In Love With Ireland

hooly Portstewart Golf Club, Northern Ireland, April, 2012.

Six friends and I returned this afternoon from eight days and fourteen rounds of golf in Northern Ireland and Ireland, and earlier this month I spent a similar week, by myself, in northeastern Scotland. I’ll have more to say both trips as soon as I’ve reintroduced myself to my wife and gotten caught up with the pile of stuff on my desk. In the meantime, I’ve been thinking about an earlier Ireland trip, back in 2006, and something that happened on the evening I arrived in Shannon (from Dubai!).

The baggage carousel was still revolving, but several minutes had passed since the last suitcase tumbled onto the conveyor. A young woman in a green Aer Lingus uniform walked over to me. “Is your bag missing?” she asked, her eyes radiating concern. I looked around. The other passengers had departed. The truth sank in. “My g-golf clubs,” I said.

It’s the traveling golfer’s nightmare. I had come to Ireland to spend a week playing southwestern seaside courses, and now, I thought with horror, I was going to have to play Ballybunion with rented equipment—with battered, mismatched irons and woods contaminated by the bad-swing juju of who-knew-how-many anonymous choppers, shankers, and honeymooning beginners. How could I face Waterville without my very own Banzai-shafted 10.5-degree jumbo driver, not to mention my humiliatingly extensive but indispensable collection of hybrids?  I followed the Aer Lingus woman into her office, where she helped me file a claim.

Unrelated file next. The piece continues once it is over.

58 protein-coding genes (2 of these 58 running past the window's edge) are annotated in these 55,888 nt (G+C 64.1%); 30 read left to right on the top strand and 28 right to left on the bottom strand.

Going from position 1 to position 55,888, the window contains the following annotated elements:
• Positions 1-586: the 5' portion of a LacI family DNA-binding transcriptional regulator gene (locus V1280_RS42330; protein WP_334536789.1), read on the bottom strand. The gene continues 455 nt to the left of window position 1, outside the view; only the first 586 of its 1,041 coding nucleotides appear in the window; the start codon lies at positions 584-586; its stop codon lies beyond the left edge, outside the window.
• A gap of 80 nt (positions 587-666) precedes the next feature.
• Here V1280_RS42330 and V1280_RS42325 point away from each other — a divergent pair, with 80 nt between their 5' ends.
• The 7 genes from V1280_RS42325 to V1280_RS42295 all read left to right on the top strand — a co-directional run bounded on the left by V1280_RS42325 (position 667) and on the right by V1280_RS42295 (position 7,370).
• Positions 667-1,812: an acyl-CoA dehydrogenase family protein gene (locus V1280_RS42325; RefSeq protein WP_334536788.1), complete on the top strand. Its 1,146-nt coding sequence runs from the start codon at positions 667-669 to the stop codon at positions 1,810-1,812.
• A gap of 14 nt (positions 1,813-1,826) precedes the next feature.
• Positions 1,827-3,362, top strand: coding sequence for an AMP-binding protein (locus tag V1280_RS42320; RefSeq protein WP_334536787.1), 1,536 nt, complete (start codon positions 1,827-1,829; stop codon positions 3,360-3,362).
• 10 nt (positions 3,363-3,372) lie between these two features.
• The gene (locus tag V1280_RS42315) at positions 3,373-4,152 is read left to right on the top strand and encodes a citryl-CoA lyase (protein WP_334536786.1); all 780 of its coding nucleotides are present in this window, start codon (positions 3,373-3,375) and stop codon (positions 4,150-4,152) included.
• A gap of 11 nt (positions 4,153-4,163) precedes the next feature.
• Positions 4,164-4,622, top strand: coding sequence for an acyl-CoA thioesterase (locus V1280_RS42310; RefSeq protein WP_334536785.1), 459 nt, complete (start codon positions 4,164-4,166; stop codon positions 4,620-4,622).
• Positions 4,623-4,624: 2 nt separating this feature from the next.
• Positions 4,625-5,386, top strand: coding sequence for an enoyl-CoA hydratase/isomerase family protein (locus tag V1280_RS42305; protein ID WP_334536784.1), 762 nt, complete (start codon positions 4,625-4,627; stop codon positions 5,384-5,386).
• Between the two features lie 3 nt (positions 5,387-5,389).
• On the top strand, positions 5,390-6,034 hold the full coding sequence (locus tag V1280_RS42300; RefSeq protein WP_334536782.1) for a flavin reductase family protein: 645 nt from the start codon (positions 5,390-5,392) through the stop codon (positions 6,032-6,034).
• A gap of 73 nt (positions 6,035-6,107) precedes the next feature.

Fifteen minutes later, I was sitting numbly in a taxi, on my way to the tiny resort town of Lahinch (which is famous in Ireland not only for golf but also for surfing, of all things). Three Golf Digest colleagues would be joining me there the following afternoon, along with two rental cars. I was trying hard to appreciate the lush landscape on either side of the road, but I couldn’t stop thinking about my clubs. Why couldn’t the airline have lost Jodie Foster’s daughter instead? Then the driver’s cell phone rang.

“Right,” the driver said, after a brief conversation. “You’ll have your golf clubs by noon tomorrow. I’ll probably deliver them myself.” The young woman in the lost-baggage office, it turned out, had located my bag, in London, and had then taken the time to locate me, by telephoning the taxi dispatcher and asking if a Mr. Owen had been sent to Lahinch. I leaned back against the seat and smiled, finally able to relax. The next morning, I borrowed a set of clubs from Robert McCavery, just the fourth head professional in Lahinch’s 120-year history—he succeeded his father, Bill, who got the job in 1927—and played eighteen holes with two middle-aged women from Switzerland, who were traveling without their husbands.  My golf bag arrived just as we finished.

A week later, I was back at Shannon Airport, killing time before my flight home. And sitting at a table on the other side of the coffee shop, I suddenly noticed, was the young woman from the lost-baggage office—the woman who, a week before, had tracked me down in my taxi. I rushed over, and thanked her for her kindness.

She looked startled for a moment, then smiled. “Mr. Owen,” she said.

We have a responsibility, as golfers and as Americans, not to abuse the hospitality of this gracious, enchanting country.

Tony, Tim-o, Dave-o, Tim, David W., Howard, Jack: Enniscrone Golf Club, Ireland, April, 2012.

Why a Golf Course is Not a “Links”

Rosapenna, Ireland, 2011.